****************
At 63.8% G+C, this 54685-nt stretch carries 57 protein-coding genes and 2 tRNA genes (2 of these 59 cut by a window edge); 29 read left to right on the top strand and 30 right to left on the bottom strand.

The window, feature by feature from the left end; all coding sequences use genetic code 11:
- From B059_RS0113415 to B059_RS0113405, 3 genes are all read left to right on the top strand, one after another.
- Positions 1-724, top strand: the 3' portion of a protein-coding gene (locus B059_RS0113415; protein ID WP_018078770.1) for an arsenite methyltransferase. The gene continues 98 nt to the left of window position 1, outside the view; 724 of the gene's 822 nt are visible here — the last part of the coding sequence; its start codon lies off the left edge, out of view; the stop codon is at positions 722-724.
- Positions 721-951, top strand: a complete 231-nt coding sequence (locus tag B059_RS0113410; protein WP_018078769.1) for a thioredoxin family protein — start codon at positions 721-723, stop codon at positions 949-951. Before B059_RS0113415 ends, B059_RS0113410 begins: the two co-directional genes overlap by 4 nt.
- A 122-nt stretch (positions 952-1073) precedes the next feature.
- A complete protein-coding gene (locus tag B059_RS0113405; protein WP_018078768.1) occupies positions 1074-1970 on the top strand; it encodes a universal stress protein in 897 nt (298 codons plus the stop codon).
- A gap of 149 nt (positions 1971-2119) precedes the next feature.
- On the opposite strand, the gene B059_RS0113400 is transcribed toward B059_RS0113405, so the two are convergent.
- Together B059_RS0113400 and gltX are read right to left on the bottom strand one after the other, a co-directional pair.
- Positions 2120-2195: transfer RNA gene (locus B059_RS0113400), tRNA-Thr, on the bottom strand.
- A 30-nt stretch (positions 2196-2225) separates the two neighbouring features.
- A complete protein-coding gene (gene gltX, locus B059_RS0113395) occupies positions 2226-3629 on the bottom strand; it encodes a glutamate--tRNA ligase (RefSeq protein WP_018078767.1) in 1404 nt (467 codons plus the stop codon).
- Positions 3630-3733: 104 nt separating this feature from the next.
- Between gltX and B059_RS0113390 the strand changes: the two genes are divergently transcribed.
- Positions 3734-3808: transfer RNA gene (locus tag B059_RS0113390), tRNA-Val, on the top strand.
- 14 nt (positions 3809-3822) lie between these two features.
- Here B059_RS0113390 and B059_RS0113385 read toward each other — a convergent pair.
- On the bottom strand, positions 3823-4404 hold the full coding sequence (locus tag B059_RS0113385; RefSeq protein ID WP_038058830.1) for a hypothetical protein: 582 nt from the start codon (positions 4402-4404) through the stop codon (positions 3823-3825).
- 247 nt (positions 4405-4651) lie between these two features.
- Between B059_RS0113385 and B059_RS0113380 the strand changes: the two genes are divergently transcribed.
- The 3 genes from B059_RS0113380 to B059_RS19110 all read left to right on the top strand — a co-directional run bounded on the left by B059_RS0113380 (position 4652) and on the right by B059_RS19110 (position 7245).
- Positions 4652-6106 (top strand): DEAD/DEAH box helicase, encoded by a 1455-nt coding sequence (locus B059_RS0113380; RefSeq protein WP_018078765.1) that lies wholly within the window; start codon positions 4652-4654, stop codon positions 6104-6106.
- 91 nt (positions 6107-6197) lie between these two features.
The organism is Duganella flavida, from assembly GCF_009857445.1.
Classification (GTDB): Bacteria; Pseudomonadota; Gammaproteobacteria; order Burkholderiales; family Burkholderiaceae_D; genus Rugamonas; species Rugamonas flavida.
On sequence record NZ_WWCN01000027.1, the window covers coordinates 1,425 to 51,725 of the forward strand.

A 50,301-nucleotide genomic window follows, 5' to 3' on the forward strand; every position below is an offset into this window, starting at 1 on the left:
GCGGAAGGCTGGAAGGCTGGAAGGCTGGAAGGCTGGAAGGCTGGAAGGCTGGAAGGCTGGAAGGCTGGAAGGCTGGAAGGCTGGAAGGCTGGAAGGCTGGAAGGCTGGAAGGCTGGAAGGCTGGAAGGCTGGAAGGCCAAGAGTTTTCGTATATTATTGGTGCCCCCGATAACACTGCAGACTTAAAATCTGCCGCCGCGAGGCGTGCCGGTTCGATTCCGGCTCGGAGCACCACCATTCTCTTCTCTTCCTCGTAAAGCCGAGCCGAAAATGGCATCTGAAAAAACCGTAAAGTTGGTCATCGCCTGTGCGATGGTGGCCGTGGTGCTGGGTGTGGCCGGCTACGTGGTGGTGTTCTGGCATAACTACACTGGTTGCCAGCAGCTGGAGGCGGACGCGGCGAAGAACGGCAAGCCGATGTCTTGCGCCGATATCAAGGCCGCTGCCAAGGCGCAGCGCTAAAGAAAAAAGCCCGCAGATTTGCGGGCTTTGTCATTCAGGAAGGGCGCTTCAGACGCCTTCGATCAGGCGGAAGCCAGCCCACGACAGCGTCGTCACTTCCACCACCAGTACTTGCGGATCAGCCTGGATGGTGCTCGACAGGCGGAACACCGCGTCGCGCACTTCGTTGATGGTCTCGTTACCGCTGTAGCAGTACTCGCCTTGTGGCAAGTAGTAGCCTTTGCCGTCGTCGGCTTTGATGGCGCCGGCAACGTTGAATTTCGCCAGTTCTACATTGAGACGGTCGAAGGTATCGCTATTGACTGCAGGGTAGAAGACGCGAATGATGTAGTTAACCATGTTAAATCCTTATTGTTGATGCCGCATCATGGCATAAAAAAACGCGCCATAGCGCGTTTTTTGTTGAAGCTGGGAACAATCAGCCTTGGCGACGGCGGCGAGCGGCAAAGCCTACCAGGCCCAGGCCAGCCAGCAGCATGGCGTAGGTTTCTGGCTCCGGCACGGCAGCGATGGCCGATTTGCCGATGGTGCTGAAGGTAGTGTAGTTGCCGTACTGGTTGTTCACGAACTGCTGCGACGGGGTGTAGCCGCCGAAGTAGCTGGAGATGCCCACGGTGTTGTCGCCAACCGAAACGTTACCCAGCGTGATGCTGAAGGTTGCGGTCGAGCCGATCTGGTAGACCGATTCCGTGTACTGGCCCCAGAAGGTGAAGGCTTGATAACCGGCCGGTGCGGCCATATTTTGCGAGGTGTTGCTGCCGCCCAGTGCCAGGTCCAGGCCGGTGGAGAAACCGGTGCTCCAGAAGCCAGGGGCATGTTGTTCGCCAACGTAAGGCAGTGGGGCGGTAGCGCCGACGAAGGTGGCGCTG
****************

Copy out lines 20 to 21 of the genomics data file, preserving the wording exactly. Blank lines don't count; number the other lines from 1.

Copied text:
- 247 nt (positions 4405-4651) lie between these two features.
- Between B059_RS0113385 and B059_RS0113380 the strand changes: the two genes are divergently transcribed.